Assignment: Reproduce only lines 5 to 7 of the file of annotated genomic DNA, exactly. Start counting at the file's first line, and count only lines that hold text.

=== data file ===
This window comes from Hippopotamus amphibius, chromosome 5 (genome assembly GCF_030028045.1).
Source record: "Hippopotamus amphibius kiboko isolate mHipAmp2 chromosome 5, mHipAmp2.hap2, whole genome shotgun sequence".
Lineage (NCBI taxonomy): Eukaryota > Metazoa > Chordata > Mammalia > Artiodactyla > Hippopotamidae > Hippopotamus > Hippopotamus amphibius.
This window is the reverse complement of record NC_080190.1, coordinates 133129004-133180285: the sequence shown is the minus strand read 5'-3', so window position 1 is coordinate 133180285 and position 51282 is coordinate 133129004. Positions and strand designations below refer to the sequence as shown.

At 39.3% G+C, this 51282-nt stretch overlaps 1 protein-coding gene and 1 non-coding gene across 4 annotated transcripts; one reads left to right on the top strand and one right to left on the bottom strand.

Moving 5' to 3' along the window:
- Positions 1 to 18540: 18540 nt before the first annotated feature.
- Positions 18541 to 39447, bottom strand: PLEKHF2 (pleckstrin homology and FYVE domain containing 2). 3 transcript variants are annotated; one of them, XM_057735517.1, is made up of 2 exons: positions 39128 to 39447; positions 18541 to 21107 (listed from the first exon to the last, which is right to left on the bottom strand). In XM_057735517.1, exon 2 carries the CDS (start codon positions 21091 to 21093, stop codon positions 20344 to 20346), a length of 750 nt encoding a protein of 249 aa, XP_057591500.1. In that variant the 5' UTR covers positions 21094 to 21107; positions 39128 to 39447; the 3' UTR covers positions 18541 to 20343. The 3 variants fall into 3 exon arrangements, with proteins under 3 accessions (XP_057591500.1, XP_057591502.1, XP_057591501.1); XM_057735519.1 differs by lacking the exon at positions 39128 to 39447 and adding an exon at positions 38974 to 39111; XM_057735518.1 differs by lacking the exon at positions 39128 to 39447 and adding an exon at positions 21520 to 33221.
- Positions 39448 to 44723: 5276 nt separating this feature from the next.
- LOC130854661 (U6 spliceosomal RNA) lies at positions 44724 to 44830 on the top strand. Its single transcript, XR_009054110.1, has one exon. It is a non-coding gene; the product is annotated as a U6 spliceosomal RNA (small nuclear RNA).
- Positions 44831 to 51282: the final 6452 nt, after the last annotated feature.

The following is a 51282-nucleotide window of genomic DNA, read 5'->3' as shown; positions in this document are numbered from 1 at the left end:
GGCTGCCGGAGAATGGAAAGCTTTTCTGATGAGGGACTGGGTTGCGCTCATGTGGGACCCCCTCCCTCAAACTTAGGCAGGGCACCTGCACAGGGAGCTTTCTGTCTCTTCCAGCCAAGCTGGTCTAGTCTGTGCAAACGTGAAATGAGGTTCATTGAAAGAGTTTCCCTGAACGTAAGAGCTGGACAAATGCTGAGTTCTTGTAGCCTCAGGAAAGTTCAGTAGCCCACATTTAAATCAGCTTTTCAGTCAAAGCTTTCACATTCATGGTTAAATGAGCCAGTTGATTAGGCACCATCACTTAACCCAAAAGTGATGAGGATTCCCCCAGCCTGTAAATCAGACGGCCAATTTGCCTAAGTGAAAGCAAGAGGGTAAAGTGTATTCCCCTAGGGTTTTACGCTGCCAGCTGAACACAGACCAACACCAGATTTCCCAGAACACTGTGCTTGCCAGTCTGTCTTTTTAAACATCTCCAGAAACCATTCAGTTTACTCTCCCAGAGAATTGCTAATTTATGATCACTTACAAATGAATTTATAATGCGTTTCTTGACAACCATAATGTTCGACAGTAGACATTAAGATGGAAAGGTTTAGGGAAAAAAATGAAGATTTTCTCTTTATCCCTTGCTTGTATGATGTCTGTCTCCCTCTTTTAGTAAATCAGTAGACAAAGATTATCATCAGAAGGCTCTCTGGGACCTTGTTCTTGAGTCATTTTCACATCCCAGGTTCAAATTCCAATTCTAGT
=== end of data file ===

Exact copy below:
At 39.3% G+C, this 51282-nt stretch overlaps 1 protein-coding gene and 1 non-coding gene across 4 annotated transcripts; one reads left to right on the top strand and one right to left on the bottom strand.

Moving 5' to 3' along the window:
- Positions 1 to 18540: 18540 nt before the first annotated feature.